Thus, in addition to miR-146, miR-21 also acts as an anti-inflammatory miRNA within a negative feedback system: NF-κB is required for miR-21 induction, but by targeting PDCD4, miR-21 inhibits NF-κB and its pro-inflammatory transcriptional targets.

5. Conclusion and perspective

The myocardium comprises a complex tissue structure, in which different cell types are interconnected within a complex ECM network. To understand how miRNAs may play a role in the pathogenesis of HF, it is important to realize that cardiac remodelling is caused by collective changes in individual cell types such as myocytes, fibroblasts, ECs, SMCs, and immune cells. As summarized in this review, growing evidence indicates that miRNAs contribute to pathological remodelling of the heart by regulating the expression of target genes that are involved in fibrosis, EC function, angiogenesis, and inflammation. While some miRNAs have very specific functions in one cell type (e.g. miR-126 in ECs), other miRNAs are more ubiquitously expressed and regulate gene expression in multiple cell types. An example of the latter is miR-21, which has been described to act pro-fibrotic in fibroblasts, act as an inhibitor of angiogenesis in ECs, and exerts anti-inflammatory functions in immune cells (Figure 4).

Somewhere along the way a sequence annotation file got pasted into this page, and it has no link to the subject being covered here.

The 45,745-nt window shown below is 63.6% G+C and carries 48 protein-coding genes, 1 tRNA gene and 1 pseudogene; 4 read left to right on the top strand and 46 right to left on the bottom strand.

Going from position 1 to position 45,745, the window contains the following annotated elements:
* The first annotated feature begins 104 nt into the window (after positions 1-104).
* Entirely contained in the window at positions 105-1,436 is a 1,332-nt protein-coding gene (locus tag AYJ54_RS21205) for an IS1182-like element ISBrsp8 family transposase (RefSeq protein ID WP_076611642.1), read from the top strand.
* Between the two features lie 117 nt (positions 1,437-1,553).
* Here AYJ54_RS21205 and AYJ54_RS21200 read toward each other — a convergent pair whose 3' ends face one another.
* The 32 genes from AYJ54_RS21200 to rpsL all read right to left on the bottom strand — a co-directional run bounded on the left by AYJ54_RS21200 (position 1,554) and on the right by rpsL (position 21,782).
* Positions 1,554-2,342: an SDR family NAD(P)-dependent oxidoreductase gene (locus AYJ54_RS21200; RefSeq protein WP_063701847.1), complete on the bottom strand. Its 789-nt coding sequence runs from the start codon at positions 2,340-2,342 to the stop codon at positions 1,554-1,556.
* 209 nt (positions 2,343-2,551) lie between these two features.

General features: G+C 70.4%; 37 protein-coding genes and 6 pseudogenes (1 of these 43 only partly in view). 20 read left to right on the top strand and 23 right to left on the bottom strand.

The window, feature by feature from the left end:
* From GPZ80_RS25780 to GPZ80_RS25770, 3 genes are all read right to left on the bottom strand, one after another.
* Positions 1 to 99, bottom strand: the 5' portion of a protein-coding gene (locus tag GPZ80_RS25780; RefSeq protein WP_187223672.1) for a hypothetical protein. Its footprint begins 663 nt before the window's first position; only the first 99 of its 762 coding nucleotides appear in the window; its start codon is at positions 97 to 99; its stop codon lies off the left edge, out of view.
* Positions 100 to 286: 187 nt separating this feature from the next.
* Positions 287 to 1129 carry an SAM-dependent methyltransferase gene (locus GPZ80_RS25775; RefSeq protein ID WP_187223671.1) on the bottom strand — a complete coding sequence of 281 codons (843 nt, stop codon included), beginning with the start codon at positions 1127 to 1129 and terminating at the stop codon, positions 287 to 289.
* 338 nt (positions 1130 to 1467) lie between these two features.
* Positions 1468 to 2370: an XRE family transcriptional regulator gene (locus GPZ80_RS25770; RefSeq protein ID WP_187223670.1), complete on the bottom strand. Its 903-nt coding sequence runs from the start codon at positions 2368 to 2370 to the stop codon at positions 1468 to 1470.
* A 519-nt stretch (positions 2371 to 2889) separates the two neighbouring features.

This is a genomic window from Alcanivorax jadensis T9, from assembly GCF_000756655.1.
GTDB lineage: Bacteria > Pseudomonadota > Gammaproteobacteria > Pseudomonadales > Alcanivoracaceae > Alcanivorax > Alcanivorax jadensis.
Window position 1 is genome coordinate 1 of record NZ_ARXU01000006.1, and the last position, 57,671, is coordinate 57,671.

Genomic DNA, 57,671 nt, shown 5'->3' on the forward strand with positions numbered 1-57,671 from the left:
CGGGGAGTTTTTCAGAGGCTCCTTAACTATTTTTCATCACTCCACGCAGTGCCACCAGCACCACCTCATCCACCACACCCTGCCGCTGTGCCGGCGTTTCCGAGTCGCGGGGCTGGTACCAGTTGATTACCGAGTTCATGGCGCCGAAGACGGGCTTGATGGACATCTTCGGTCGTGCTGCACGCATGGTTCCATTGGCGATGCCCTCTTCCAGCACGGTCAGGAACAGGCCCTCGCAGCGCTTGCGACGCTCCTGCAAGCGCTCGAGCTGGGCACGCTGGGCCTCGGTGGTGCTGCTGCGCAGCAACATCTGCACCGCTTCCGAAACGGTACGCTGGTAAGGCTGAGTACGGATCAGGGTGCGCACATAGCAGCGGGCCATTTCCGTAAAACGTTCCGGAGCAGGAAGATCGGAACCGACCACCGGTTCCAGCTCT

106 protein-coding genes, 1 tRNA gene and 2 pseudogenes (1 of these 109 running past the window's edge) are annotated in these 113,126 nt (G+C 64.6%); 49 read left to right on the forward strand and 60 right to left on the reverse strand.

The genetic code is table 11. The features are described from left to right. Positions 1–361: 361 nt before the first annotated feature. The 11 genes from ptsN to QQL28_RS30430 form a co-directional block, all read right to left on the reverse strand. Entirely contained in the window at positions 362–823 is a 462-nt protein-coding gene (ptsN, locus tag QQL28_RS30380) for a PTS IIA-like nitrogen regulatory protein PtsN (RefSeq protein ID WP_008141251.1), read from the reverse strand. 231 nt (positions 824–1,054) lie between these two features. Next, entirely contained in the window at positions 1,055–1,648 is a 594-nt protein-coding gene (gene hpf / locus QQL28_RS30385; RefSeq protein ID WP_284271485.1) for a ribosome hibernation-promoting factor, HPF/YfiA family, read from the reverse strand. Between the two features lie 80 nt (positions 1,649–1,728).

5.1 miRNAs in cell-to-cell communication